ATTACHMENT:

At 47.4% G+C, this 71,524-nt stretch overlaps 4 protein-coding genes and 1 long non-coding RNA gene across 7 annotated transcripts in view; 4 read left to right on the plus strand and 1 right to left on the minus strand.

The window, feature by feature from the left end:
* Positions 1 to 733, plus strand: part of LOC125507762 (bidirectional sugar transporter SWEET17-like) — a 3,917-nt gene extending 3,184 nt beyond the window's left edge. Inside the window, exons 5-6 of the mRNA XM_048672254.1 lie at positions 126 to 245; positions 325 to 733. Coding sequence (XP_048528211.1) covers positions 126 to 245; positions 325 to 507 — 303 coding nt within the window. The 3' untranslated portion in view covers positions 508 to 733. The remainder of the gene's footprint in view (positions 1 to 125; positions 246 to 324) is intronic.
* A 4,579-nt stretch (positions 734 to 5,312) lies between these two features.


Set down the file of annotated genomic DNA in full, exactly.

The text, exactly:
At 47.4% G+C, this 71,524-nt stretch overlaps 4 protein-coding genes and 1 long non-coding RNA gene across 7 annotated transcripts in view; 4 read left to right on the plus strand and 1 right to left on the minus strand.

The window, feature by feature from the left end:
* Positions 1 to 733, plus strand: part of LOC125507762 (bidirectional sugar transporter SWEET17-like) — a 3,917-nt gene extending 3,184 nt beyond the window's left edge. Inside the window, exons 5-6 of the mRNA XM_048672254.1 lie at positions 126 to 245; positions 325 to 733. Coding sequence (XP_048528211.1) covers positions 126 to 245; positions 325 to 507 — 303 coding nt within the window. The 3' untranslated portion in view covers positions 508 to 733. The remainder of the gene's footprint in view (positions 1 to 125; positions 246 to 324) is intronic.
* A 4,579-nt stretch (positions 734 to 5,312) lies between these two features.